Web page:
Stop downsizing images Figma!

Figma downgrading image resolution for images larger than 4026px in either dimension is terrible and seemingly arbitrary.

WHY this size?
WHY have a limit this low?

When designing for web especially, most screens are beyond this limit in length but there may be a particular background we want to try out, or importing full page screenshots of a site to use for examples, or even a project we’re working on.

Currently I need to make a quick prototype of a project I did years ago before Figma existed so the best way to import the screens is from png’s exported from InDesign but everything is super pixelated when importing into Figma even at 1x size

Hey @MattBraun,

Sorry for the frustration! Figma only downloads high quality versions of images in your current viewport. For images outside your current view, Figma will load a lower quality version. This is meant to improve performance when you first load a file.

If you have a lot of high-resolution images, your images may look blurry at first, but Figma will continue to load high-resolution images as you explore the file.

More info here:

This isn’t true, at all. I understand using downsized versions for quicker viewing, especially if using Figma in a web browser. However, for working on files in the local app the severe pixelation isn’t just when viewing, this is just the version we’re stuck with. I could understand a little downsizing the way programs like Illustrator and InDesign do but they’ll still export just fine unlike Figma which exports these pixelated images as pixelated images.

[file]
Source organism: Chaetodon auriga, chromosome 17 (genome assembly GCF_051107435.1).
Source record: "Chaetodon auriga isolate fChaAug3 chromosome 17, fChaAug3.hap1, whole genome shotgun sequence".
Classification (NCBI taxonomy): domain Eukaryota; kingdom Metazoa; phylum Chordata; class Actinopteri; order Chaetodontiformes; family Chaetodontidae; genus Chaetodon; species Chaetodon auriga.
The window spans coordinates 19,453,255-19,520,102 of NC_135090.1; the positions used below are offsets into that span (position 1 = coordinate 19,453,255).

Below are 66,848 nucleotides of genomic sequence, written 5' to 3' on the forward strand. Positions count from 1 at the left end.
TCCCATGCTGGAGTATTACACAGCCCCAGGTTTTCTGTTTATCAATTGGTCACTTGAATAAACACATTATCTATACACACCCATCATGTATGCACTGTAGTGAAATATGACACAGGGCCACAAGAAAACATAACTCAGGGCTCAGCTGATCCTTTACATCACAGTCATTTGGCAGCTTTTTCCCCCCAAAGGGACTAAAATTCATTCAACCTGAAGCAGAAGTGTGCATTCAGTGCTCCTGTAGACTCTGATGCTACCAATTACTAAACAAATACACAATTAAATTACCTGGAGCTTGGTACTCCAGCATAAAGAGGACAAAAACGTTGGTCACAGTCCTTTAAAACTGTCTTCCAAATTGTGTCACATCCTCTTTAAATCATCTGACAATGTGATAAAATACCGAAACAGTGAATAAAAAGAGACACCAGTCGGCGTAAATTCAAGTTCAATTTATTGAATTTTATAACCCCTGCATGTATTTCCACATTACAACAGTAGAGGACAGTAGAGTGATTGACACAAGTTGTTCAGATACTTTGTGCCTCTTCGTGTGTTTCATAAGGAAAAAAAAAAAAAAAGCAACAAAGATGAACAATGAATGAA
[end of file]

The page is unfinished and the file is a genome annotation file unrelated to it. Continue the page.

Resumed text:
Image downsizing at this extremely conservative size should only be an option, possibly a limit on the web version. Consider newer high-res screens that we’re designing for such as iMac…4026px limit just doesn’t cut it! Even my 2yr old macbook air is 1920px wide!

example below…
portion of actual screenshot compared to how it looks imported/exported in Figma (at only 1/3 original width…this should only happen if I scale up beyond the original width)